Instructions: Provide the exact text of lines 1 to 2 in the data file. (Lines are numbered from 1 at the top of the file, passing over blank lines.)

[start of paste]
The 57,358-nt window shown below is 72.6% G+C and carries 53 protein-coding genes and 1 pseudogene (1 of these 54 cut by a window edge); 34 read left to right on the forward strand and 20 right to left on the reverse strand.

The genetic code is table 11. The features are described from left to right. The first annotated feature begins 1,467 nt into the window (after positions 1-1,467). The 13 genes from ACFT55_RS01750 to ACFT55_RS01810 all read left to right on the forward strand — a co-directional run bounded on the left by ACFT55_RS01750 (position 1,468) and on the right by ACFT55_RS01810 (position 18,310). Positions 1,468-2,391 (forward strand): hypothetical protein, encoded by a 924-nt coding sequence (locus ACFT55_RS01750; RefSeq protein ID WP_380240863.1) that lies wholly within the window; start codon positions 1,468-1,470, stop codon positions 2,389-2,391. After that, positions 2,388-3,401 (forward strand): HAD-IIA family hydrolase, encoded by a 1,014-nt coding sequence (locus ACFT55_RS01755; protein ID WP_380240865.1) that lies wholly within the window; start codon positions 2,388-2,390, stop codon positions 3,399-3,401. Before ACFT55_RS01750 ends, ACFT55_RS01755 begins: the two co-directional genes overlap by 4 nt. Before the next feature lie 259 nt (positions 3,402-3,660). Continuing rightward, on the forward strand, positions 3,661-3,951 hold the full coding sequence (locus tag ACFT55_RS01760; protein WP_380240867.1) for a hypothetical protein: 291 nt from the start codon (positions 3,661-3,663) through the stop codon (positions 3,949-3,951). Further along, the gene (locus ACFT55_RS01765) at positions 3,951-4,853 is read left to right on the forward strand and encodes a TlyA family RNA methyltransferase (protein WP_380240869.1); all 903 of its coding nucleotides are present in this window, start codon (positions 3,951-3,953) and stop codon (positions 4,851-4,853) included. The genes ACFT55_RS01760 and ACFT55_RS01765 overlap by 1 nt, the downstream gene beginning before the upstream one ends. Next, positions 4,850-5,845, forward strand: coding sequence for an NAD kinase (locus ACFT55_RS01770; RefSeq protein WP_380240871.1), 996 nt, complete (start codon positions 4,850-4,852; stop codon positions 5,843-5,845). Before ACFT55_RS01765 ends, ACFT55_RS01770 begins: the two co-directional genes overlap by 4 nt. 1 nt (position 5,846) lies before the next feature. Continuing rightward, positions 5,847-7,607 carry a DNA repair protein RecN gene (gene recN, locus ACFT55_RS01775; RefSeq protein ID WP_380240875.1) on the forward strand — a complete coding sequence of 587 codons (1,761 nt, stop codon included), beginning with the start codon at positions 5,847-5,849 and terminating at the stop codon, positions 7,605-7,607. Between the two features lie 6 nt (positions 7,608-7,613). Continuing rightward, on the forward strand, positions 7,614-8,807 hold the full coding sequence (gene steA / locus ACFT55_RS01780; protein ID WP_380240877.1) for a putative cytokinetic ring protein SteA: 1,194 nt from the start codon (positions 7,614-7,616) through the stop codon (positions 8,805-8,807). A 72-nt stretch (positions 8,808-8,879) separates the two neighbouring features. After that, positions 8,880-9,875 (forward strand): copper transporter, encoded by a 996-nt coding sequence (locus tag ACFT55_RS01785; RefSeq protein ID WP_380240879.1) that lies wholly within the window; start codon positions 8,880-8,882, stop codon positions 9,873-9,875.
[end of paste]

The 57,358-nt window shown below is 72.6% G+C and carries 53 protein-coding genes and 1 pseudogene (1 of these 54 cut by a window edge); 34 read left to right on the forward strand and 20 right to left on the reverse strand.

The genetic code is table 11. The features are described from left to right. The first annotated feature begins 1,467 nt into the window (after positions 1-1,467). The 13 genes from ACFT55_RS01750 to ACFT55_RS01810 all read left to right on the forward strand — a co-directional run bounded on the left by ACFT55_RS01750 (position 1,468) and on the right by ACFT55_RS01810 (position 18,310). Positions 1,468-2,391 (forward strand): hypothetical protein, encoded by a 924-nt coding sequence (locus ACFT55_RS01750; RefSeq protein ID WP_380240863.1) that lies wholly within the window; start codon positions 1,468-1,470, stop codon positions 2,389-2,391. After that, positions 2,388-3,401 (forward strand): HAD-IIA family hydrolase, encoded by a 1,014-nt coding sequence (locus ACFT55_RS01755; protein ID WP_380240865.1) that lies wholly within the window; start codon positions 2,388-2,390, stop codon positions 3,399-3,401. Before ACFT55_RS01750 ends, ACFT55_RS01755 begins: the two co-directional genes overlap by 4 nt. Before the next feature lie 259 nt (positions 3,402-3,660). Continuing rightward, on the forward strand, positions 3,661-3,951 hold the full coding sequence (locus tag ACFT55_RS01760; protein WP_380240867.1) for a hypothetical protein: 291 nt from the start codon (positions 3,661-3,663) through the stop codon (positions 3,949-3,951). Further along, the gene (locus ACFT55_RS01765) at positions 3,951-4,853 is read left to right on the forward strand and encodes a TlyA family RNA methyltransferase (protein WP_380240869.1); all 903 of its coding nucleotides are present in this window, start codon (positions 3,951-3,953) and stop codon (positions 4,851-4,853) included. The genes ACFT55_RS01760 and ACFT55_RS01765 overlap by 1 nt, the downstream gene beginning before the upstream one ends. Next, positions 4,850-5,845, forward strand: coding sequence for an NAD kinase (locus ACFT55_RS01770; RefSeq protein WP_380240871.1), 996 nt, complete (start codon positions 4,850-4,852; stop codon positions 5,843-5,845). Before ACFT55_RS01765 ends, ACFT55_RS01770 begins: the two co-directional genes overlap by 4 nt. 1 nt (position 5,846) lies before the next feature. Continuing rightward, positions 5,847-7,607 carry a DNA repair protein RecN gene (gene recN, locus ACFT55_RS01775; RefSeq protein ID WP_380240875.1) on the forward strand — a complete coding sequence of 587 codons (1,761 nt, stop codon included), beginning with the start codon at positions 5,847-5,849 and terminating at the stop codon, positions 7,605-7,607. Between the two features lie 6 nt (positions 7,608-7,613). Continuing rightward, on the forward strand, positions 7,614-8,807 hold the full coding sequence (gene steA / locus ACFT55_RS01780; protein ID WP_380240877.1) for a putative cytokinetic ring protein SteA: 1,194 nt from the start codon (positions 7,614-7,616) through the stop codon (positions 8,805-8,807). A 72-nt stretch (positions 8,808-8,879) separates the two neighbouring features. After that, positions 8,880-9,875 (forward strand): copper transporter, encoded by a 996-nt coding sequence (locus tag ACFT55_RS01785; RefSeq protein ID WP_380240879.1) that lies wholly within the window; start codon positions 8,880-8,882, stop codon positions 9,873-9,875.